Basics of optical systems
- A measure of the apparent differences in size between the object and the image.
- A numerical aperture increases, depth of field decreases and resolutions increases.
- As magnification increases, field of view decreases.
- As magnification increases, more machine vision light may be needed.
- Magnification is developed in two ways- different lenses create different magnifications at the machine vision camera, and machine vision camera/ monitor combinations develop magnification between themselves.
Magnification at the Machine vision camera:
All machine vision cameras have a fixed sensor size. This means that no matter how large the image is at the sensor plane, the machine vision camera will only “ look at” the portion of the subject equal to the sensor size. What the camera “sees” is called the field of view. The lens, or lens system, of the machine vision camera controls the magnification at the machine vision camera sensor. Thelower this magnification, the larger the field of view.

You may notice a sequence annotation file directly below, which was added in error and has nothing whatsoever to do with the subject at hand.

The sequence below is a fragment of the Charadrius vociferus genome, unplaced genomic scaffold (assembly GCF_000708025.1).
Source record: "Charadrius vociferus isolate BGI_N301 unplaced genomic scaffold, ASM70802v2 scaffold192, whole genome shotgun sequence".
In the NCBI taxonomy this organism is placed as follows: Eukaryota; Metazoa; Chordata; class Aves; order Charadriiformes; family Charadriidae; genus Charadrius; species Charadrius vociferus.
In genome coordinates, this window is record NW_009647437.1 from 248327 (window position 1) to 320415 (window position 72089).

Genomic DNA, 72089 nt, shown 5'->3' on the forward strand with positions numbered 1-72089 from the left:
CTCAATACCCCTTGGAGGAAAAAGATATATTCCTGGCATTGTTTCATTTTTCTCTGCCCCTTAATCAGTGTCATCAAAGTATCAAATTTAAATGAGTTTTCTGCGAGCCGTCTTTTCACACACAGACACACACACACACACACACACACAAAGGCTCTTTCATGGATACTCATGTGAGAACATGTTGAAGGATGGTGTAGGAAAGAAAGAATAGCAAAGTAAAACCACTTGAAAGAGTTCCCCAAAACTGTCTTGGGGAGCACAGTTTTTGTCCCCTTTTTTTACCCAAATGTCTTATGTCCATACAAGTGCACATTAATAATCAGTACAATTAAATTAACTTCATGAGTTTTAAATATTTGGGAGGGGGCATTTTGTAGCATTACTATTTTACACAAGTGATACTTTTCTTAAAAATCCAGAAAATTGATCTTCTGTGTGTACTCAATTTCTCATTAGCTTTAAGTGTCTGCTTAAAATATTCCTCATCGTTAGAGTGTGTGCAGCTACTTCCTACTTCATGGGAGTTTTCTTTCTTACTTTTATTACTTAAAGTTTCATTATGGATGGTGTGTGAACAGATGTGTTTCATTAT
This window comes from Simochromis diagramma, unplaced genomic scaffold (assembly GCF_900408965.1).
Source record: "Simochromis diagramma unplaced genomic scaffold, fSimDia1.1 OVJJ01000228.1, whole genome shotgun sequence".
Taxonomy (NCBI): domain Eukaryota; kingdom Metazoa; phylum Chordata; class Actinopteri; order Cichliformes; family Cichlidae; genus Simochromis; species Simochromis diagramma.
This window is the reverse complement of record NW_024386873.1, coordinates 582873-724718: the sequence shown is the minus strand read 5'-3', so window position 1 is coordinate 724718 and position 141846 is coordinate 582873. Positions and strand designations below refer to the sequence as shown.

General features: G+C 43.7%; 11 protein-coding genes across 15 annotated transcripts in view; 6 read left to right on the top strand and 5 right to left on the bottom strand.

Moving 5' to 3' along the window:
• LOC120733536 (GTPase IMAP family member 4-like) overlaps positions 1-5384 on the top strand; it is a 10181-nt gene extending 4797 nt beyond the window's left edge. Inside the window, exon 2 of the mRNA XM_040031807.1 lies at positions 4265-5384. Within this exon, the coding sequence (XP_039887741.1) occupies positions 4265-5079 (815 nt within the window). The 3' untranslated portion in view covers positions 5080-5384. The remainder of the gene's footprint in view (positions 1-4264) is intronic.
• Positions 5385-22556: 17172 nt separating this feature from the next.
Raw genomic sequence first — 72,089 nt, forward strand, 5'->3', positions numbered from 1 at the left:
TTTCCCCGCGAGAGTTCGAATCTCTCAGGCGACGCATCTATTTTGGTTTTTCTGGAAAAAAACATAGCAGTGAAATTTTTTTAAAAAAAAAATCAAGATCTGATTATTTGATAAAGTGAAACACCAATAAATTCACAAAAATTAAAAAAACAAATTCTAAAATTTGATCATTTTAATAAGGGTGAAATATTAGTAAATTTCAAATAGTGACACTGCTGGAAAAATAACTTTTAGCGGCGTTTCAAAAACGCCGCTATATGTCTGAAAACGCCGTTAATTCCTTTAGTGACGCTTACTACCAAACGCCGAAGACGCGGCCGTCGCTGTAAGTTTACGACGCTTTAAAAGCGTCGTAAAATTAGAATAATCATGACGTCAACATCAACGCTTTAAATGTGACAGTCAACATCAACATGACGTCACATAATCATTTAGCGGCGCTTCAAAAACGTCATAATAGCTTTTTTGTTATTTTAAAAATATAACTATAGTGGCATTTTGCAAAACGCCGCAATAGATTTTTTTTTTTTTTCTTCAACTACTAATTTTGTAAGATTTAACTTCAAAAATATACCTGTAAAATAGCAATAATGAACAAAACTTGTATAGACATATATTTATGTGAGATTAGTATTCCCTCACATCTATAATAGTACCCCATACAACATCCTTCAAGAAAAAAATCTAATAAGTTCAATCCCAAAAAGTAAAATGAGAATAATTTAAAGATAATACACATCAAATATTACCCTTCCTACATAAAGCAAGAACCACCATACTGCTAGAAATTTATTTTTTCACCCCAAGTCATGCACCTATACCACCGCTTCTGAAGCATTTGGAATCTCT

Magnification at the monitor:
When the machine vision camera image is displayed on a monitor for viewing, there is further magnification. The diagonal of the machine vision camera sensor is expanded to the diagonal pf the monitor.
Consider this example: A ½” machine vision camera is being used with a 13” monitor. The 8mm diagonal of the machine vision camera will expand to 13” (330.2mm) for a magnification of 41.3X.
In practice, the machine vision camera is actually overextended in order to overfill the monitor and prevent dark edges. There is no recognized industry standard, however, a 5-10% increase in magnification resulting in a 5-10% loss in field of view can be assumed.
Note: Courtesy: Navitar INC,. USA